And if we know that God can give us that love, if God can give us new birth, if God, by Jesus, through the power of the Holy Spirit can bring us, even us to new life, that God can do that for the whole world. Notice it says, “God so loved the world.” The word there is “cosmos.” Everything. God loves everything. The universe. The rocks, the trees, the dogs, the cats, the mosquitoes, the scorpions. The terrorists, the criminals. The saints, the priests, the people. God so loved the world.

This is also what makes Christianity different from the other religions of the world. Christianity believes that God loves and will redeem the whole world. Not just me, not just you. Christianity is not a religion of individual salvation, it is a religion of cosmic salvation. “No object is sufficient for the love of God short of the world itself.”

This message of a cosmic God, a God who loves you, me, the whole world, this is a radical message. Indeed, for our day and age, the idea of a cosmos loving God is actually quite subversive. It seems that, more often than not, we hear a message that says you must be good enough for God to love you. All too often we hear leaders deciding who can be born again, and who cannot. We hear talking heads dictating who can receive the gift of the Holy Spirit, and who cannot. About who is loved by God, and who is not. Be wary of those who say that God will only love you if you fit their expectation. We cannot put human qualifications onto God’s gift of rebirth. God so loved the world.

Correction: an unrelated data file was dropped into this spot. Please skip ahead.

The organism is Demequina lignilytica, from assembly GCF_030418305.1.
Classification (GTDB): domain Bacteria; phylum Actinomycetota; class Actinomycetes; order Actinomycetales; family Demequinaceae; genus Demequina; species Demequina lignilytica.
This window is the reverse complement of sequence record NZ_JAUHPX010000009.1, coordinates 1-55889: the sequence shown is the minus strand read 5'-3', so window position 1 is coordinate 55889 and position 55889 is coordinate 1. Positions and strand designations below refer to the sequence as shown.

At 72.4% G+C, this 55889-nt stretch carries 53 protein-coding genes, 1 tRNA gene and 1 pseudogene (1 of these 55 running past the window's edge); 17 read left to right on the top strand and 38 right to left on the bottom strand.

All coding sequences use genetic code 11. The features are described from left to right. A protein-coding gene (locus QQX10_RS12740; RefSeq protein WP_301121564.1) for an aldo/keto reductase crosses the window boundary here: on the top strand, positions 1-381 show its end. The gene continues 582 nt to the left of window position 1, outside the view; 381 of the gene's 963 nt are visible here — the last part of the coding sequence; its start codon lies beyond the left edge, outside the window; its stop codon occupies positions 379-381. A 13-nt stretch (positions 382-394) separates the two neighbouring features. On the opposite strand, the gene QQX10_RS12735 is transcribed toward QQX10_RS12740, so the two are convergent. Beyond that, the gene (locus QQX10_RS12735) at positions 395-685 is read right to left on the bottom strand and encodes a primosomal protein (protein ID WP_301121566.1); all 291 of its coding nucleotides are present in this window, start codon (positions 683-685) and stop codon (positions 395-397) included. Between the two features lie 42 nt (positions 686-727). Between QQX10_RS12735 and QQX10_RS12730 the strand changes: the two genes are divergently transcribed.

So twist it on its head. Rather than following Jesus in order to get God to love us, we follow Jesus because God already loves us. Our Christian lives are the way we say thank you to the God who has given us new birth.

Kind of like a birthday present. I did not do anything to earn your sweet notes and gifts for my birthday. So all I will say is, “thank you.” And now, live your life as a thank you to God. Live your life so that everything you do and say is thanking God for this undeserved, unearned love. Rid yourselves of bitterness, of small-mindedness, of anger. Of pretending to put your qualifications onto God. God has given you new birth, and the only way we can possibly thank God for this infinite love, is to give this love in return.